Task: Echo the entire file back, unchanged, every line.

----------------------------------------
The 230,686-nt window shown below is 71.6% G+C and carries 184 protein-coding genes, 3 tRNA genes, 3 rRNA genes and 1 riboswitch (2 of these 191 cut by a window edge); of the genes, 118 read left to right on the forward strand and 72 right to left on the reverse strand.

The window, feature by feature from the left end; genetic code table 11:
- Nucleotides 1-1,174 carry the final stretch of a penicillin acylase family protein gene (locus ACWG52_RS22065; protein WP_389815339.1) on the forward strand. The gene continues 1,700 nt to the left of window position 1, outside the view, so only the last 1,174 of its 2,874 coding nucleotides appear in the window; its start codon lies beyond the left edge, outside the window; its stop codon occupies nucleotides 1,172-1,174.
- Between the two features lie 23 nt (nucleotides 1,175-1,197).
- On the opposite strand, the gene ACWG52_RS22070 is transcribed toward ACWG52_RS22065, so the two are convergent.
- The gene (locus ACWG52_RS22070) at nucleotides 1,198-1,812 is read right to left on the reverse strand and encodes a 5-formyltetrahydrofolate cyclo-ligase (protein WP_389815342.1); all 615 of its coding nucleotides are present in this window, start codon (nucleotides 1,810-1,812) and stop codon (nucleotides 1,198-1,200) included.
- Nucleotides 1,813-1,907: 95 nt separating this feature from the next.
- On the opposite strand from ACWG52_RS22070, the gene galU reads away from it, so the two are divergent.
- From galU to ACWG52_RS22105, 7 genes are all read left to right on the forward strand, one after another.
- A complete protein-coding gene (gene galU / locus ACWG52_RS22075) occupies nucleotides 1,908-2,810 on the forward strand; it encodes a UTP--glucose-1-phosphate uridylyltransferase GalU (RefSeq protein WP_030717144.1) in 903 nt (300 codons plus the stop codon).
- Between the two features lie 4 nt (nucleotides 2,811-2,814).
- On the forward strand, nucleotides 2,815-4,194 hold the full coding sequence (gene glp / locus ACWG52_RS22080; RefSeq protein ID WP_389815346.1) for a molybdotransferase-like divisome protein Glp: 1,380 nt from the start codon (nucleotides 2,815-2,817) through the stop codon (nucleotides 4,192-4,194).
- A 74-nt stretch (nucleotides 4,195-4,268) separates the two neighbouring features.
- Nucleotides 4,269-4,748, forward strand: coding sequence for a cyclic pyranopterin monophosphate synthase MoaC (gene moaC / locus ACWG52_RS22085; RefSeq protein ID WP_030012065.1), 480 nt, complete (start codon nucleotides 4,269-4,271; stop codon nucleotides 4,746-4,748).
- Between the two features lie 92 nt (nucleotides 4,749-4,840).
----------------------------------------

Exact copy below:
The 230,686-nt window shown below is 71.6% G+C and carries 184 protein-coding genes, 3 tRNA genes, 3 rRNA genes and 1 riboswitch (2 of these 191 cut by a window edge); of the genes, 118 read left to right on the forward strand and 72 right to left on the reverse strand.

The window, feature by feature from the left end; genetic code table 11:
- Nucleotides 1-1,174 carry the final stretch of a penicillin acylase family protein gene (locus ACWG52_RS22065; protein WP_389815339.1) on the forward strand. The gene continues 1,700 nt to the left of window position 1, outside the view, so only the last 1,174 of its 2,874 coding nucleotides appear in the window; its start codon lies beyond the left edge, outside the window; its stop codon occupies nucleotides 1,172-1,174.
- Between the two features lie 23 nt (nucleotides 1,175-1,197).
- On the opposite strand, the gene ACWG52_RS22070 is transcribed toward ACWG52_RS22065, so the two are convergent.
- The gene (locus ACWG52_RS22070) at nucleotides 1,198-1,812 is read right to left on the reverse strand and encodes a 5-formyltetrahydrofolate cyclo-ligase (protein WP_389815342.1); all 615 of its coding nucleotides are present in this window, start codon (nucleotides 1,810-1,812) and stop codon (nucleotides 1,198-1,200) included.
- Nucleotides 1,813-1,907: 95 nt separating this feature from the next.
- On the opposite strand from ACWG52_RS22070, the gene galU reads away from it, so the two are divergent.
- From galU to ACWG52_RS22105, 7 genes are all read left to right on the forward strand, one after another.
- A complete protein-coding gene (gene galU / locus ACWG52_RS22075) occupies nucleotides 1,908-2,810 on the forward strand; it encodes a UTP--glucose-1-phosphate uridylyltransferase GalU (RefSeq protein WP_030717144.1) in 903 nt (300 codons plus the stop codon).
- Between the two features lie 4 nt (nucleotides 2,811-2,814).
- On the forward strand, nucleotides 2,815-4,194 hold the full coding sequence (gene glp / locus ACWG52_RS22080; RefSeq protein ID WP_389815346.1) for a molybdotransferase-like divisome protein Glp: 1,380 nt from the start codon (nucleotides 2,815-2,817) through the stop codon (nucleotides 4,192-4,194).
- A 74-nt stretch (nucleotides 4,195-4,268) separates the two neighbouring features.
- Nucleotides 4,269-4,748, forward strand: coding sequence for a cyclic pyranopterin monophosphate synthase MoaC (gene moaC / locus ACWG52_RS22085; RefSeq protein ID WP_030012065.1), 480 nt, complete (start codon nucleotides 4,269-4,271; stop codon nucleotides 4,746-4,748).
- Between the two features lie 92 nt (nucleotides 4,749-4,840).